Tigers prospect Jimenez flashes big fastball, talent

Lynn Henning
The Detroit News

Angel Nesbitt's rise through the Tigers farm chain, and arrival in Detroit where he has been a stress-reliever for a bullpen that cried for one, at least reminds the Tigers that relievers can be groomed.

Joe Jimenez should be another testament there. In time, anyway.

Jimenez, who turned 20 in January, is carrying through at Single A West Michigan with yet another handsome season. He has been knocking out nice numbers and lighting up scouting reports since the Tigers signed — or, as some would say, stole — him in June of 2013 after big bonus dreams, and a scholarship from Florida International, scared away clubs and kept him from being drafted after he wrapped up high school in Puerto Rico.

The Tigers got to work post-draft and signed him as a free agent for money (low six figures) that didn't match his and his family's earlier goals.

What they got was a right-hander, now 6-foot-3 and 200 pounds, with some of the best raw talent of any pitcher in the Tigers farm system.

"He's a big, strong kid with an overpowering fastball," said Mark Johnson, the former Tigers pitcher who now is pitching coach at West Michigan. "What I like is, he's very coachable.

"He's got a slider he can throw for strikes, and a change-up that's a work in progress. But he wants to learn."

Jimenez has pitched in eight games for the Whitecaps covering 61/3 innings. He has allowed two hits, struck out 13 and walked two. It's pretty much a continuation of his 2014 season, when in 23 games at Single A Connecticut he had a 2.70 ERA, a 1.05 WHIP, and a .218 opposing batting average.

His first year, 2013, as an 18-year-old with the Gulf Coast League Tigers, Jimenez worked eight games and 18 innings. His numbers: 0.50 ERA, 0.83 WHIP, .155 opposing batting average.

It's the power arm that best details Jimenez's pluses. Which, of course, means he lives by his fastball.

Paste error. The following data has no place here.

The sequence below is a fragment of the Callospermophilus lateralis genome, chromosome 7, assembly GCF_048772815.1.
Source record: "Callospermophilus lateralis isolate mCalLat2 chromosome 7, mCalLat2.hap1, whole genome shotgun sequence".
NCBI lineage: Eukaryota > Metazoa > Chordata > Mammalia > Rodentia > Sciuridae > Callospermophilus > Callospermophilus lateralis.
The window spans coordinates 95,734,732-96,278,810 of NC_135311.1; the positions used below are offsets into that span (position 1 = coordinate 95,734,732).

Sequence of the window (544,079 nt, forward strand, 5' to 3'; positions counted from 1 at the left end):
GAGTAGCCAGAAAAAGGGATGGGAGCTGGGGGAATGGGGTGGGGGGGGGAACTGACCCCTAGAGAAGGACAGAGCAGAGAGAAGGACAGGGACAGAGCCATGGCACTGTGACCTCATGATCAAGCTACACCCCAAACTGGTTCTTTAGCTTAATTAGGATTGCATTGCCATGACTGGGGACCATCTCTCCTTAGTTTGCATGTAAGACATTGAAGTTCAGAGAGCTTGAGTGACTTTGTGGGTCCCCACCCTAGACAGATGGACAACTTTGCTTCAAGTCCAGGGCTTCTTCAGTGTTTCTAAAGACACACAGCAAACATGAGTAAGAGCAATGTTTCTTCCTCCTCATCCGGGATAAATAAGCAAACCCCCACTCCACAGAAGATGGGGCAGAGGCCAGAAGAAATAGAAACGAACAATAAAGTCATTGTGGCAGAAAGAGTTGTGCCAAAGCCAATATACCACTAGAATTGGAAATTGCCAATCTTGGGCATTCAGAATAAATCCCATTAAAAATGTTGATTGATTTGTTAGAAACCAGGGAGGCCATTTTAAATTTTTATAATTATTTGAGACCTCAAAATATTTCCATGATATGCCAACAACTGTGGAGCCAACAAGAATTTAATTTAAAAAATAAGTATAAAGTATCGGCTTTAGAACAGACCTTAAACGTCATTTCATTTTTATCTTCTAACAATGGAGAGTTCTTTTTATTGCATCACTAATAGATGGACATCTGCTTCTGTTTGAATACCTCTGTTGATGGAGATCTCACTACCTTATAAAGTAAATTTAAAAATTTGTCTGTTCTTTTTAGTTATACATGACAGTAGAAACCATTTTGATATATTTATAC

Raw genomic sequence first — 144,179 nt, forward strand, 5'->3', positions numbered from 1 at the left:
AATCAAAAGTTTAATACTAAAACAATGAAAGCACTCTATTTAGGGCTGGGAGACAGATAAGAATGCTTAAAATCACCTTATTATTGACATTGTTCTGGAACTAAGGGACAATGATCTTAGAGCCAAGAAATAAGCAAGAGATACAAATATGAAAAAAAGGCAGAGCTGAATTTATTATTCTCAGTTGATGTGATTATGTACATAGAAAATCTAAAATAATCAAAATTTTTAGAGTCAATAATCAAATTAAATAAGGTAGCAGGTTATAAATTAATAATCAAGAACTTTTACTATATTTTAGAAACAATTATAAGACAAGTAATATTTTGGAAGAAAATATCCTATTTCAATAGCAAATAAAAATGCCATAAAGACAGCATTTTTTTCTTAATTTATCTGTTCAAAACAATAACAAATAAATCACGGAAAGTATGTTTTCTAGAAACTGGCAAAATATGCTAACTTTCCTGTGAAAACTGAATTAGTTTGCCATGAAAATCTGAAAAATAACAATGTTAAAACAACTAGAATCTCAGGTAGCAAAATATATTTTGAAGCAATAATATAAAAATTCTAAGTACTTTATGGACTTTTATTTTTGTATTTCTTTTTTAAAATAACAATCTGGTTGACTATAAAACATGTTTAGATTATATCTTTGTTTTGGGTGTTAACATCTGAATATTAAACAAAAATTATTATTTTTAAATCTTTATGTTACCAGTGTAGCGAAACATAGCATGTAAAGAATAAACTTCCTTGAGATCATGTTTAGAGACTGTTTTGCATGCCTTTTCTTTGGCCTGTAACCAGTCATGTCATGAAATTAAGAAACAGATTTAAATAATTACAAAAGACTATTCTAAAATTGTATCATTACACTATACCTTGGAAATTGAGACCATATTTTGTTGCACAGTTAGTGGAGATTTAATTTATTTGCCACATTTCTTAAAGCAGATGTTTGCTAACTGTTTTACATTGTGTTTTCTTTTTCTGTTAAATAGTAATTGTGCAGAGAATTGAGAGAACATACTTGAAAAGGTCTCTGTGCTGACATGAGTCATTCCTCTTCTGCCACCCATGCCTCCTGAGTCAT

"Mainly four-seam, but it's a mid-90s, plus-fastball," said Johnson, who pitched for the Tigers in 2000. "Who knows when he fully develops where it's going to be, but I had him in Connecticut last year, and we had him at 98 (mph).

"Some scouts had him at 100, but our gun was at 98. At times he sits 95, 96, and touches 97. Other times, he's 90 to 95. But the other day (most recent appearance) he was 95 to 97.

"It's going to be fun to watch his progress."

Jimenez's slider has enough bite to be a nasty second pitch — as long as it stays low in the zone. That's anything but a given at this stage of a youngster's development, which is also the case for that essential third pitch, his change-up.

"We're looking to find a grip that's comfortable," Johnson said. "Right now, it's more of a circle change.

"He's getting confidence in it and using it in games. But the change-up is always a 'feel' pitch."

Jimenez, of course, has company at West Michigan, where a team's trademark is its bullpen.

Johan Belisario (21, 0.66 ERA in nine games), Paul Voelker (22, 2.25 ERA in 10 games), Gabe Speier (20, left-hander with 2.25 ERA in eight games) and Gabe Hemmer (24, 0.60 ERA in 10 games) have given Johnson and Whitecaps manager Andrew Graham the kind of insurance a team in Detroit will happily welcome.

Again, perhaps in time. Relief pitching is notoriously mercurial and that applies to prospects as much as to guys who advance.

"For me, almost any of those guys can pitch anywhere late in a game," Johnson said. "And that's so important for their development.

"You need a guy who can pitch the sixth, seventh, eighth, or close — guys who can do all those roles. For this level, that's huge, to have that kind of flexibility in your development."

Johnson added, with a soft chuckle:

"Because most of them know when they get to the big leagues, they might not be closing anyway."